Last night, in a rare but wonderful moment of role reversal, I spent the hours after dinner in the field weeding our pole beans, picking away any stray overripe stragglers that were missed after last market’s harvest, while the full-time farmer did the dishes and pajama’d the little ones. Alone next to the earth, without the noise that usually accompanies me as mother hen of the farm, I let the stillness of the summer night sink into my skin, listening to the sounds of the wind in the oaks, the endless hopping of leaf and grass hoppers, a snake (or vole?) rustling in the far too big weeds in the paths next to me. As I went to my knees to stretch out my back muscles, my hands forward in the dirt, my face close to the ground, the sweet smell of earth and green life was so settling. As I finished working, I watched the soft peach and pinks against the dark night blue of twilight juxtaposed with the greens and browns of the fields that lead from the hills of our western horizon to our home.
It was one of those moments in time that is not all that complicated or hard to experience–the serenity of a perfect Oregon summer evening, the grounding power of the natural world–but which takes a slowing down to notice. I know that it is easy for me to be busy focusing attention on my children (perfectly wonderful in its own rite) or on getting this and that and that done before the day ends and another begins. So busy, though, that moments like this feel like a million bucks rather than just the beautiful every day gift of this elegant universe. In moments like these, I always tell myself that I am going to get to this place everyday, to get close to the earth, to slow down for the sunset. Still, the morning comes and with it the forgetfulness of human imperfection.
In a way, maybe these moments wouldn’t bring us such peace and refreshment if we didn’t have day to day busyness to play them against. Either way, it is such a blessing to have this beautiful space here on Earth, and to have a part-time job (next to full-time mothering) working right in the midst of creation; to have work that can be so calming, built in nerve settling even as we get anxious over this crop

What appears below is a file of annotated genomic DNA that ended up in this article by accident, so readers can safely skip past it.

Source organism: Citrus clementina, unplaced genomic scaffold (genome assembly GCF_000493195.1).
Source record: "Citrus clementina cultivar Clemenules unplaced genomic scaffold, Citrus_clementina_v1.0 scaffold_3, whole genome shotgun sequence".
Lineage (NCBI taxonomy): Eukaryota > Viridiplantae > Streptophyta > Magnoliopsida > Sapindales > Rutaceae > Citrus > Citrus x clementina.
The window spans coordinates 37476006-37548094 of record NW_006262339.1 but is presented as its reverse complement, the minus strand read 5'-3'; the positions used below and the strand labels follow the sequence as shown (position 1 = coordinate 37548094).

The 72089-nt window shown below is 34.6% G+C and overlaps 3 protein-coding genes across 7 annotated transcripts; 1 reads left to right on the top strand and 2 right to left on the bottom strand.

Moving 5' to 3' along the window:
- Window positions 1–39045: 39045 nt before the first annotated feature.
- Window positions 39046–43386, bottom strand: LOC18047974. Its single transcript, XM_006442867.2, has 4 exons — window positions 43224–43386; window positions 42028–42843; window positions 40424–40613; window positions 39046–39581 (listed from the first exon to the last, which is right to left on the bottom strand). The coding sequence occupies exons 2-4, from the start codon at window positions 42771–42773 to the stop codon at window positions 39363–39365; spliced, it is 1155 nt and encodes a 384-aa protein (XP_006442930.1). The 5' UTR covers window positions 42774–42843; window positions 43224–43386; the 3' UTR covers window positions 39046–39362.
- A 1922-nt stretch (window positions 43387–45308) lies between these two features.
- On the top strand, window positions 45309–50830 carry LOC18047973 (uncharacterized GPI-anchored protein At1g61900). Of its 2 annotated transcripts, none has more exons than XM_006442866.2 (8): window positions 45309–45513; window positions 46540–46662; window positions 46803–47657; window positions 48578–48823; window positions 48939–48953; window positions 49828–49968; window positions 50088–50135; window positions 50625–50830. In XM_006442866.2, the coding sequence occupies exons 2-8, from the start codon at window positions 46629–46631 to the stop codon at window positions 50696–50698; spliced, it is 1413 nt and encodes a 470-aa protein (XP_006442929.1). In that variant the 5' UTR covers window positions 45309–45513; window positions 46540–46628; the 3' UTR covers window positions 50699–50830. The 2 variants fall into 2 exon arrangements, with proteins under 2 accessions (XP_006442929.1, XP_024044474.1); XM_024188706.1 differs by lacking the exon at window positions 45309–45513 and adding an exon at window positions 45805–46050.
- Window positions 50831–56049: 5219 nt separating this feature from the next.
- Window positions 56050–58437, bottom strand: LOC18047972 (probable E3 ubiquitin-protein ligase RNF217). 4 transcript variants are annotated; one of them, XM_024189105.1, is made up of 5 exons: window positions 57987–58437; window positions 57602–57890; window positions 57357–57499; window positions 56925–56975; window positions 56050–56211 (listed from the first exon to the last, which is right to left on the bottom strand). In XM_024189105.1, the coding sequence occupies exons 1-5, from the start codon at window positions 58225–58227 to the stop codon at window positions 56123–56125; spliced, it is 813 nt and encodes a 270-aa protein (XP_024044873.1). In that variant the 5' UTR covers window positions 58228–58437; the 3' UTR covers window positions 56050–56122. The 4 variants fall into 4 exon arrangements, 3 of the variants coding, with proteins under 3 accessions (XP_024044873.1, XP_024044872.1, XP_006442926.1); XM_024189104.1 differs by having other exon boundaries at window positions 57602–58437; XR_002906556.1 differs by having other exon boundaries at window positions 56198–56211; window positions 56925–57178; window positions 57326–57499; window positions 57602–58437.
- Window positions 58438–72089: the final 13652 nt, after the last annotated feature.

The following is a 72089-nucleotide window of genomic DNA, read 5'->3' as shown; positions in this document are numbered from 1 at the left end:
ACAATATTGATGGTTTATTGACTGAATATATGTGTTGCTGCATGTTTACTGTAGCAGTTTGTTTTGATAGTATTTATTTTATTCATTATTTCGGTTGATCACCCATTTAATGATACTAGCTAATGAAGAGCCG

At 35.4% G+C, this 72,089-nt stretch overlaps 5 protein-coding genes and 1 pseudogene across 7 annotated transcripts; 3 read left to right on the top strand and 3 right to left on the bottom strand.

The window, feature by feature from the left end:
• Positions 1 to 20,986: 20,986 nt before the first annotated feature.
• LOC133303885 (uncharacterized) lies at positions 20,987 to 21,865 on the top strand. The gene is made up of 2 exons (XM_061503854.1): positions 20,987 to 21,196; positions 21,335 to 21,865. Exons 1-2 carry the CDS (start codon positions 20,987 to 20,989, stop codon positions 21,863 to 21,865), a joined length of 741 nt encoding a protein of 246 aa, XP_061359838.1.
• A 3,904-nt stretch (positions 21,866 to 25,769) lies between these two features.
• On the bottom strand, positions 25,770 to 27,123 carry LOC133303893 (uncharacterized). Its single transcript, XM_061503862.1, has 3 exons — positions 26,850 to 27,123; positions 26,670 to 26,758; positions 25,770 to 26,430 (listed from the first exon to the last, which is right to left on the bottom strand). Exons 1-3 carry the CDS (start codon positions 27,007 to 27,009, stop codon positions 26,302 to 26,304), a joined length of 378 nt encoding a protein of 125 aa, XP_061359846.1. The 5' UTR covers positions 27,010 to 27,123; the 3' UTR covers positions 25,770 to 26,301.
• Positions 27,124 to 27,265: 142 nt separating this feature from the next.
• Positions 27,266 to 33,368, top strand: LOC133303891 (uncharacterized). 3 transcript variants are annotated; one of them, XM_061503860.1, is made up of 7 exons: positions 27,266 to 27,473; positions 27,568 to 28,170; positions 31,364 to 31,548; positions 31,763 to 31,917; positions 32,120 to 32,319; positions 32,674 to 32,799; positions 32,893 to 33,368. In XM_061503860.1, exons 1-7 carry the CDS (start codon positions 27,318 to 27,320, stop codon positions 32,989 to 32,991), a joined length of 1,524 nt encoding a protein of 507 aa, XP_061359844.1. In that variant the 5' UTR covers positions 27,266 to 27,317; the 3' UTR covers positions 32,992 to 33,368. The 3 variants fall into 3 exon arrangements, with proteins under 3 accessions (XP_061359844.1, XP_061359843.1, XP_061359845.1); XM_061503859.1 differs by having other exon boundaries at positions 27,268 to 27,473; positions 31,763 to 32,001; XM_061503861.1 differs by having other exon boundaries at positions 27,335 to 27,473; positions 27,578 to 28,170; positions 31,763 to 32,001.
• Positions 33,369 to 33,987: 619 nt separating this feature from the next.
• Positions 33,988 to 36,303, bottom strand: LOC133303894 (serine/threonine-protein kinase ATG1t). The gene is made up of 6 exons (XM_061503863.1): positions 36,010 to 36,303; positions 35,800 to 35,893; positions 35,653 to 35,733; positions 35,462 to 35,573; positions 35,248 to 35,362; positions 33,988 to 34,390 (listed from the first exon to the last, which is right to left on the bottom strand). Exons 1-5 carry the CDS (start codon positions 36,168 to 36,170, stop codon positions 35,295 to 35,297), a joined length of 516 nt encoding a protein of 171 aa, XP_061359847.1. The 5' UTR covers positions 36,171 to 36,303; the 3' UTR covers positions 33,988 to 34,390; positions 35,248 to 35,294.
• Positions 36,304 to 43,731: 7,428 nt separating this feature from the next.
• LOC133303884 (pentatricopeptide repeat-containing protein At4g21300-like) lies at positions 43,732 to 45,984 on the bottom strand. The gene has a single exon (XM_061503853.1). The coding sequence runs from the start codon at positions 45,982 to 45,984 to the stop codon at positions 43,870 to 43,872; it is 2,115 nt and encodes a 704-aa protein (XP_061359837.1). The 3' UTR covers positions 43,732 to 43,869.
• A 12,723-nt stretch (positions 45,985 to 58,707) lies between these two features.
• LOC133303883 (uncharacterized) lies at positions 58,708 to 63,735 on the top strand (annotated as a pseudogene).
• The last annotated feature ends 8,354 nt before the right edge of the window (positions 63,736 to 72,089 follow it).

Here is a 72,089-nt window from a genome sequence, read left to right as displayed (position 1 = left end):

getting hit by pests or that space getting heavy on weeds. That, along with the inexplicable peace that comes from being surrounded by so much food, is a wonderful job benefit. To bring forth from a space sustenance for not only us, but all of you, is a great joy. And as we continue to harvest the bountiful zucchinis and summer squash, the steady green beans, as we look at the numbers of peppers and green and orange and almost red tomatoes that will be coming in this week or next, we can still get giddy with that feeling of sheer abundance–even as we have been waiting for the second planting of cucumbers to get ripe since our first was hit so hard by those pesky striped cucumber beetles. It is such a dance we do between the inevitable ups and downs of any given day in the field. The real up, though, is how many less things there are on the down side this year when compared to last year. And with soil building (and farmer training too) we have found that each year the things that bring us worry–the pests, the weeds, the planning, the execution–are less worrisome because the growing space and the growers have become that much better.
As the darkness fell and I came back inside to read stories and sing lullabies, I brought each little one out to see what was left of the sunset, more dark and blue by then, but with a brighter sliver of moon over the hills to ooh and ahh over. We quietly said goodnight to the goats and pigs and chickens, to the farm we call home. These late and warm summer nights are coming earlier and earlier, so I will make every effort I can to slow us all down for moments like this, for these little pieces of time that intricately tie us to this place and become part of us and the things we produce here on this Oregon land.